Jo also shared her advice about interfacing jackets – the patterns don’t always use as much as you need to.  I’ve normally use non-woven interfacings and nearly always the iron on / fusible type.  Jo suggested we bought woven interfacing as this is much better for jackets, so I purchased some good quality stuff from Ditto in Brighton.

We added interfacing to the whole of the front and side front pieces which the pattern doesn’t say to do.  This makes a huge difference and adds some needed structure, without making it too bulky.  It also makes adding the pockets easier since the whole area is more stable.  Interfacing was also added to the facings, welts, collar and collar stand, and all the hem allowances of the shell, to cover the section where the hem is folded.

The cutting out, interfacing and transferring all the pattern markings took far more time than anticipated, but it always does, especially since I kept changing my mind on the layout direction for various panels. I used a combination of tailor’s tacks and chalk marks to transfer all the pattern markings – I did a little tester and found that face wipes remove the chalk lines perfectly from this fabric! Who knew?!

After all that I could finally start the making process.

Having made a toile and made all my mistakes there, the real thing went together much more easily.  I was a bit scared about ironing it as I have a habit of ruining things with irons (I don’t learn!) but this fabric ironed really well – it’s a wool blend so I needed to be a bit careful not to melt the fabric but low/medium iron heat was just enough and I also used a pressing cloth when ironing on the right side of the fabric!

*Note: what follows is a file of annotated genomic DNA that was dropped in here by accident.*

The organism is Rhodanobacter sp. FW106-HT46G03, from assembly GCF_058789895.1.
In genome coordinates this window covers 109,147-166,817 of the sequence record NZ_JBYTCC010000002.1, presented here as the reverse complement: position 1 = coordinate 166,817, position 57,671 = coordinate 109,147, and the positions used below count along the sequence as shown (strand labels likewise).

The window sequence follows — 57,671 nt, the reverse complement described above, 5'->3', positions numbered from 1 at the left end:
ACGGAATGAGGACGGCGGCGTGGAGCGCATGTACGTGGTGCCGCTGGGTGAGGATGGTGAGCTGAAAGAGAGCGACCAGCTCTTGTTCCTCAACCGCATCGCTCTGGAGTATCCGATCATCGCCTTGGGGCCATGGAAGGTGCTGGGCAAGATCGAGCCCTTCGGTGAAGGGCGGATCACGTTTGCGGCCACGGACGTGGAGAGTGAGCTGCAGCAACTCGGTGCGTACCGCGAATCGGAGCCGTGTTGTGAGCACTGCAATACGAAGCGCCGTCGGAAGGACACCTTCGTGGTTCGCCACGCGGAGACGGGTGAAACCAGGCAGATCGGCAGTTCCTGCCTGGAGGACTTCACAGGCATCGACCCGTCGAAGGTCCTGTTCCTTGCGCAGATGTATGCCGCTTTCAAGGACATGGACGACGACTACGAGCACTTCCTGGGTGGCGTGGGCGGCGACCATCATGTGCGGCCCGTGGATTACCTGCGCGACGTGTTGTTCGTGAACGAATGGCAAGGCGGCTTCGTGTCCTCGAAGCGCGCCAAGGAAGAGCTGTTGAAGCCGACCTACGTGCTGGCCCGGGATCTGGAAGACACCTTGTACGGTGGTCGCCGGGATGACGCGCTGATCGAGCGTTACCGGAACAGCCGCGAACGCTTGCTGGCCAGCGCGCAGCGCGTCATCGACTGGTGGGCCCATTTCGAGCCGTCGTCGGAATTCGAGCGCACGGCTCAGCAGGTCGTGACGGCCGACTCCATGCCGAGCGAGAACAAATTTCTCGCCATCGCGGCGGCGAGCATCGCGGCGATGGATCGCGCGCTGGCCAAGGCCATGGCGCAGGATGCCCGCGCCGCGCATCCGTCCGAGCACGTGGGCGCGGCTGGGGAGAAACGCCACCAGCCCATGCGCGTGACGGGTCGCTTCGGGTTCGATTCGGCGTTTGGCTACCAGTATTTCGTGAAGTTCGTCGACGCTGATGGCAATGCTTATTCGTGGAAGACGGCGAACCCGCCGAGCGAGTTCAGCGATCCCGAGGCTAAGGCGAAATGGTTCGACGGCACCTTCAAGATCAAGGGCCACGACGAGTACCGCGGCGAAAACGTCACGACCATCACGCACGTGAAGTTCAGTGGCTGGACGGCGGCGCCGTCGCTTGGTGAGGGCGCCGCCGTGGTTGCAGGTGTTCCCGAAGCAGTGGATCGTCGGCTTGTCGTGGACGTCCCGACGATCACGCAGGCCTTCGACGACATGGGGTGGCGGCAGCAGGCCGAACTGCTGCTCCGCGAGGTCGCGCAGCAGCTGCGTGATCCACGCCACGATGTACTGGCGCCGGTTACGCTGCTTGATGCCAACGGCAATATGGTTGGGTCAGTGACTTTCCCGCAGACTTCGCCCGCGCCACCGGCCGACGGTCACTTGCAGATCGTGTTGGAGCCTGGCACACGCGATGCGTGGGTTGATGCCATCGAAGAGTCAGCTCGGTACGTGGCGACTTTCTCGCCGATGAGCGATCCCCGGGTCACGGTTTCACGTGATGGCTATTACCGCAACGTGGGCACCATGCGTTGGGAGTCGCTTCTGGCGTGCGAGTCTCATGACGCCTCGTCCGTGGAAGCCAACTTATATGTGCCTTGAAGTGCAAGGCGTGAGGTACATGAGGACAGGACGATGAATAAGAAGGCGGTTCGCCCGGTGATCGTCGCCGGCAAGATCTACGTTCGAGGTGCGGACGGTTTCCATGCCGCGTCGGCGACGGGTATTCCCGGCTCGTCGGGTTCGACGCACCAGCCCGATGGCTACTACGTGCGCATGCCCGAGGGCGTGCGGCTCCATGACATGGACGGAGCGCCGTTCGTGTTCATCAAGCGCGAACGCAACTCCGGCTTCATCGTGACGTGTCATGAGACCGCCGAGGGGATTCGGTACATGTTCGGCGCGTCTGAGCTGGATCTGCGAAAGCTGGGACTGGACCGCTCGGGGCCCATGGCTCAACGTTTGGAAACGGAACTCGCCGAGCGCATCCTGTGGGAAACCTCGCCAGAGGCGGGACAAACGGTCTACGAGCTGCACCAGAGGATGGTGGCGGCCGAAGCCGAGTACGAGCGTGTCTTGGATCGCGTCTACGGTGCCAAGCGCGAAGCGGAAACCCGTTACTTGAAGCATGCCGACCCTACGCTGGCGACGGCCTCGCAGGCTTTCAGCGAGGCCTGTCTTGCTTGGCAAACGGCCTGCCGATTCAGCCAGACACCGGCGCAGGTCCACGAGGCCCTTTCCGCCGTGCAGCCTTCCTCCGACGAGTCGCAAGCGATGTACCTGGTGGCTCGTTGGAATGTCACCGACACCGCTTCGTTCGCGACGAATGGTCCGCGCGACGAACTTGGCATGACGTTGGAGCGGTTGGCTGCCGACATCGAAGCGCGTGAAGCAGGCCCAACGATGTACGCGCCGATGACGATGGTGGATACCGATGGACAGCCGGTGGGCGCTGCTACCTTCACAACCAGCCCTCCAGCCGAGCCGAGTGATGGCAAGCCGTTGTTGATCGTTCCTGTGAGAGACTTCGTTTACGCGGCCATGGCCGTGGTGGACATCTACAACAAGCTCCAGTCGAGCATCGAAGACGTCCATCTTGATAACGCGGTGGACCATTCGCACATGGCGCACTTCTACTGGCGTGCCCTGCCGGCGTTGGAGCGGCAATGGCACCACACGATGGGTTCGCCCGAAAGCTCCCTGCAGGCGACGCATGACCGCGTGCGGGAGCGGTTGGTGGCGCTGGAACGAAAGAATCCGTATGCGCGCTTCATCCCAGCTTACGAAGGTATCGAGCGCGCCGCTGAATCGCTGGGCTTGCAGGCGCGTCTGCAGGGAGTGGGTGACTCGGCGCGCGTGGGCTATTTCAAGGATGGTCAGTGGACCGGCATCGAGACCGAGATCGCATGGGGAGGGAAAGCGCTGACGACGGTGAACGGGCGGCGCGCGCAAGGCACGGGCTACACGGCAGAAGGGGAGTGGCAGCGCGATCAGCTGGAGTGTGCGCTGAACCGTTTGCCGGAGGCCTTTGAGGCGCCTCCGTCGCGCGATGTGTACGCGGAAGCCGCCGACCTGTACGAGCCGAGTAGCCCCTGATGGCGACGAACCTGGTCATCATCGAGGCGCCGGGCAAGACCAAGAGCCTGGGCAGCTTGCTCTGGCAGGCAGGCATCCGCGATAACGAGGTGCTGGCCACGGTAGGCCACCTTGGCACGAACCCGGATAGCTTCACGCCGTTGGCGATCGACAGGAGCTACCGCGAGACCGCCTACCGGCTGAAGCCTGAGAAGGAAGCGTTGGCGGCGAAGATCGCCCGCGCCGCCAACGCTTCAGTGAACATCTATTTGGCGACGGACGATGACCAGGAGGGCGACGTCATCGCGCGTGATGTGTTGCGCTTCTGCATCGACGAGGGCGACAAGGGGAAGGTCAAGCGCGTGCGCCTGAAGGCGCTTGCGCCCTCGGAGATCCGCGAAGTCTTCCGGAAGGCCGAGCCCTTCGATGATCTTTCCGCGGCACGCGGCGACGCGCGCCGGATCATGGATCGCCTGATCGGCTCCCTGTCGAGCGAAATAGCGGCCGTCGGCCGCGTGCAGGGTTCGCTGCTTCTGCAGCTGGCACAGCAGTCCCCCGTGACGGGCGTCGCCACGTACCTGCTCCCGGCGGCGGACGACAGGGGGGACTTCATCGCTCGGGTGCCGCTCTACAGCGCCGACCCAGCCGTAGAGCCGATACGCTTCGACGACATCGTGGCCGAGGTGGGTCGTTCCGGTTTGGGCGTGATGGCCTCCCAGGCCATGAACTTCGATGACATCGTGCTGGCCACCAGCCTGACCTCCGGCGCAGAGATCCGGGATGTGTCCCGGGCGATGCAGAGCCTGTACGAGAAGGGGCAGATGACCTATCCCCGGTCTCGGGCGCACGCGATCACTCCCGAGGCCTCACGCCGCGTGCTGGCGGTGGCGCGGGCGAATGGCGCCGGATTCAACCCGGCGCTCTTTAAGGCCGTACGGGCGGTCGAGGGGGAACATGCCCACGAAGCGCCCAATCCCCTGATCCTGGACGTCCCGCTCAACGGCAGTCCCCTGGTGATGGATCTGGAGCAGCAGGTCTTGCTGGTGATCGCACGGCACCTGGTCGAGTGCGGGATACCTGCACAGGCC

For some additional extras and a more professional finish, I added in shoulder pads, sleeve head roll, a hanging loop and some bias binding / piping between the lining and the shell.

To stitch the lining, or the ‘bagging out’ phase,  I left a large hole in the front seam of one of the sleeves and turned everything through this hole.  I’d never done it that way before – I’d always left the hole in the hem and then hand stitched it closed afterwards.  This was a bit of a revelation!

et voila!

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Whoop whoop! perfect pattern matching!

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bound pockets with a sneak peak of red lining

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Pretty good pattern matching here too!

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Sleeve vent with non functioning buttonholes

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Inside the sleeve vent – check out the mitred corner!

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Bound pockets in the lining! 

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Secret flap

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Hanging loop & plack bias binding used as piping in the seam

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I really need to work on my poses

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Not bad from the back!

So… my verdict…?

I’m really pleased with how this has turned  – it fits perfectly and al my messing about with the pattern layout and direction of the pinstripes really worked!  The jacket making class has given me back my confidence – I do know what I’m doing!

I feel a bit daft wearing this jacket though… it’s a bit too smart.  Perhaps one day I’ll decide to do a bit of power dressing at work and give the jacket a road test.  For now it looks rather good on a hanger in my wardrobe!

The next sewing challenge for me?? – a winter coat!

(just in time for summer!!)…

…watch this space!